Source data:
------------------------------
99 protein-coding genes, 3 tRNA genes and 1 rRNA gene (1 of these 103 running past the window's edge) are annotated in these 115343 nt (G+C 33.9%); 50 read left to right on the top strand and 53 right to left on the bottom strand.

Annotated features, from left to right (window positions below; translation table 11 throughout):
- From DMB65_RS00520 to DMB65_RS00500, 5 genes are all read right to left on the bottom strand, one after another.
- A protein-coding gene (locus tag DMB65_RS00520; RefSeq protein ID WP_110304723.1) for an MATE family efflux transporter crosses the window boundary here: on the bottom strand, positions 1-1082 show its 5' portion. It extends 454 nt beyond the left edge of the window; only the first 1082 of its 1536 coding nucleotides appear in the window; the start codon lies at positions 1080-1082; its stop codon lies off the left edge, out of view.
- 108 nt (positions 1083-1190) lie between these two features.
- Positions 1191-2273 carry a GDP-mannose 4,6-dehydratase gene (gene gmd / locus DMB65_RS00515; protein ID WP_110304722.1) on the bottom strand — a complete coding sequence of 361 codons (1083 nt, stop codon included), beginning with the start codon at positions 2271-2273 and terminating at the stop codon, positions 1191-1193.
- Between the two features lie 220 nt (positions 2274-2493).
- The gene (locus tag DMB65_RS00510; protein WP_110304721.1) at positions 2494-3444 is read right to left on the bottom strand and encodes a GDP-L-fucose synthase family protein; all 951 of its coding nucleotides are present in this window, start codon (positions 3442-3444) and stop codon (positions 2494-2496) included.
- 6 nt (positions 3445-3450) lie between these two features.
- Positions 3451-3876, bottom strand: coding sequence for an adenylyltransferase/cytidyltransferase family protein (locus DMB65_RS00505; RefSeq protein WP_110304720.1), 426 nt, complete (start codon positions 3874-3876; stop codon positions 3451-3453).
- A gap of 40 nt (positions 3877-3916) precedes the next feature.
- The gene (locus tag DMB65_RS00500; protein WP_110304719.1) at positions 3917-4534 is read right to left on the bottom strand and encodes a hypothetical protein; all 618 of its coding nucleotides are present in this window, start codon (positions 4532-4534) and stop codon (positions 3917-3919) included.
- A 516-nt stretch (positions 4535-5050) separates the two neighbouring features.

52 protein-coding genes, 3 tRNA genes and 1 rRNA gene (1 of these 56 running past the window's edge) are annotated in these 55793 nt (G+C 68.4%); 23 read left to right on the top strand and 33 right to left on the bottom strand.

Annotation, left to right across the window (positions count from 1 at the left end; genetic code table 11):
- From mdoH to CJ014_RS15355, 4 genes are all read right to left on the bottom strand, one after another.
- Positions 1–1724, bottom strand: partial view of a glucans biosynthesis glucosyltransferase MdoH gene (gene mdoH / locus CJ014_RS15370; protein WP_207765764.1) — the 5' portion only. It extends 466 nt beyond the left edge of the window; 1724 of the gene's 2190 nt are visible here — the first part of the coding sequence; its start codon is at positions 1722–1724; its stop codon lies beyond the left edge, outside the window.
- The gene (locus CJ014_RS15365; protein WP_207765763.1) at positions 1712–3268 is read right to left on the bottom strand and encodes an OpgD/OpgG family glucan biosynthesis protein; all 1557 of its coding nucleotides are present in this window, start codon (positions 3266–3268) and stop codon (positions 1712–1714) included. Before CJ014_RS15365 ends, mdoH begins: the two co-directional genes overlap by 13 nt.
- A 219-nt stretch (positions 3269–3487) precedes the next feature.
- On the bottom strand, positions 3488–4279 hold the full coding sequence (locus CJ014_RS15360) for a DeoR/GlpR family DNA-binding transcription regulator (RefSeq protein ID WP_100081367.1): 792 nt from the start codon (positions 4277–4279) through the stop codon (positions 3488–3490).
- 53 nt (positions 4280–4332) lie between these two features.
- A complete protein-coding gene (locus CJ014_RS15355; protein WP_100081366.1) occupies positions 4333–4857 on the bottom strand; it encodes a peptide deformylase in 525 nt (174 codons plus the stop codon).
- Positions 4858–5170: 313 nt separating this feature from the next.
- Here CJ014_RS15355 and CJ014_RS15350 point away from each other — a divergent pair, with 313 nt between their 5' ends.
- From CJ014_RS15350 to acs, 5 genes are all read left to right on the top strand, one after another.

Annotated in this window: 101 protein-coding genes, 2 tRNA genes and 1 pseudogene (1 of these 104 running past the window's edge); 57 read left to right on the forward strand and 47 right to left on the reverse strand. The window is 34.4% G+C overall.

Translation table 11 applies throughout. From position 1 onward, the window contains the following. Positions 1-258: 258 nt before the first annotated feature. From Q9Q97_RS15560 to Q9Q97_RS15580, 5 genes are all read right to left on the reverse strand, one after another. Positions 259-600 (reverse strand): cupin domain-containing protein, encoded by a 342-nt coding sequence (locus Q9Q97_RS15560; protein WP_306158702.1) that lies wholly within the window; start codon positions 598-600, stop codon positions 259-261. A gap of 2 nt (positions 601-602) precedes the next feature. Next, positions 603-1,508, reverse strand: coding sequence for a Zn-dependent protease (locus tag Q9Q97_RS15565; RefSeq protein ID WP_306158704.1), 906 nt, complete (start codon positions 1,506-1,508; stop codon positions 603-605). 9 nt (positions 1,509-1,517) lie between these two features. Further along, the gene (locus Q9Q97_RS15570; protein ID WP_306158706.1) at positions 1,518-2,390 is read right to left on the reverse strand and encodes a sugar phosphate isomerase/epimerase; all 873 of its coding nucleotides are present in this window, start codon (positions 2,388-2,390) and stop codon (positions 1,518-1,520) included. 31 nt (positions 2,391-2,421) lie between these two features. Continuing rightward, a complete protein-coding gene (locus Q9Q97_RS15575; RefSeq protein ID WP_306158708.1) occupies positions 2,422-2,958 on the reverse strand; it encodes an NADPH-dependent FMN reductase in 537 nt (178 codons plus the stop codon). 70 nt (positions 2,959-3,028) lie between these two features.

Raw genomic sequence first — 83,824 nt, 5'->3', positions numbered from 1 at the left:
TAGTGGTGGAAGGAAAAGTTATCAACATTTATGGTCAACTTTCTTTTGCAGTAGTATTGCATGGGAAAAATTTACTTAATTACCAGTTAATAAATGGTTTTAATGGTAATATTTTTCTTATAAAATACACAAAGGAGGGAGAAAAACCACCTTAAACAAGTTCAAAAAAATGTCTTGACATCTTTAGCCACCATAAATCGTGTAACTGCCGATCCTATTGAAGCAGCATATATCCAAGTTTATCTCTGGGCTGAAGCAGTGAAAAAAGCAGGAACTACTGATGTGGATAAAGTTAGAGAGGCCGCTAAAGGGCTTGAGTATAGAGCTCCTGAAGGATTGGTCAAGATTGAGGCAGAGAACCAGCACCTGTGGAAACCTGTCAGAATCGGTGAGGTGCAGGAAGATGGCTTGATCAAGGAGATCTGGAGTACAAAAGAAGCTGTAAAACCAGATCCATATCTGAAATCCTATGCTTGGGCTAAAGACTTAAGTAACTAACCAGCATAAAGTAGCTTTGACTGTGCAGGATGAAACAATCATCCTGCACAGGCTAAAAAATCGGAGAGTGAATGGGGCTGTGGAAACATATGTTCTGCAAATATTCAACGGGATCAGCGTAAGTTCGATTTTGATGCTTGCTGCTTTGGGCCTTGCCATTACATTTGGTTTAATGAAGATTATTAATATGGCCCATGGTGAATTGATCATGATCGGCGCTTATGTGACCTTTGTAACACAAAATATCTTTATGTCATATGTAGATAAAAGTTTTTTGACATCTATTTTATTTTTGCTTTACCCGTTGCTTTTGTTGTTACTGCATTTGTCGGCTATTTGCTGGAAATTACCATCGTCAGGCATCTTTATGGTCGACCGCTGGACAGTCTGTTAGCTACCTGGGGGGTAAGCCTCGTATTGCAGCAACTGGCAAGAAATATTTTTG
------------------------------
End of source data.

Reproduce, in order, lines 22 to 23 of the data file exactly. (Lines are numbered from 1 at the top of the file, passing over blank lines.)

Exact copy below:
- A complete protein-coding gene (locus CJ014_RS15355; protein WP_100081366.1) occupies positions 4333–4857 on the bottom strand; it encodes a peptide deformylase in 525 nt (174 codons plus the stop codon).
- Positions 4858–5170: 313 nt separating this feature from the next.